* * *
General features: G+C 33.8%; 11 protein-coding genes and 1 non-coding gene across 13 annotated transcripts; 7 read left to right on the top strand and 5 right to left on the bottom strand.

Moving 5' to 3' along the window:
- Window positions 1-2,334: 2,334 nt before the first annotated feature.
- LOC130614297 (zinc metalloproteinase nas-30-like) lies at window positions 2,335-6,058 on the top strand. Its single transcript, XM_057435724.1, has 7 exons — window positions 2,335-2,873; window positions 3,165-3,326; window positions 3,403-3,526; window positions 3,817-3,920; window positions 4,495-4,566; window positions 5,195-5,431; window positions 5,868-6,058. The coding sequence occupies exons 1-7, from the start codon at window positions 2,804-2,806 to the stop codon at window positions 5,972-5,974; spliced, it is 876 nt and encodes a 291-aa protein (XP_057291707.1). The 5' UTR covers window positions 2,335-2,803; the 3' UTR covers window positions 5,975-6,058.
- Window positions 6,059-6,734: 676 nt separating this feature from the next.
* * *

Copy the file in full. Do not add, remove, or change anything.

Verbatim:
General features: G+C 33.8%; 11 protein-coding genes and 1 non-coding gene across 13 annotated transcripts; 7 read left to right on the top strand and 5 right to left on the bottom strand.

Moving 5' to 3' along the window:
- Window positions 1-2,334: 2,334 nt before the first annotated feature.
- LOC130614297 (zinc metalloproteinase nas-30-like) lies at window positions 2,335-6,058 on the top strand. Its single transcript, XM_057435724.1, has 7 exons — window positions 2,335-2,873; window positions 3,165-3,326; window positions 3,403-3,526; window positions 3,817-3,920; window positions 4,495-4,566; window positions 5,195-5,431; window positions 5,868-6,058. The coding sequence occupies exons 1-7, from the start codon at window positions 2,804-2,806 to the stop codon at window positions 5,972-5,974; spliced, it is 876 nt and encodes a 291-aa protein (XP_057291707.1). The 5' UTR covers window positions 2,335-2,803; the 3' UTR covers window positions 5,975-6,058.
- Window positions 6,059-6,734: 676 nt separating this feature from the next.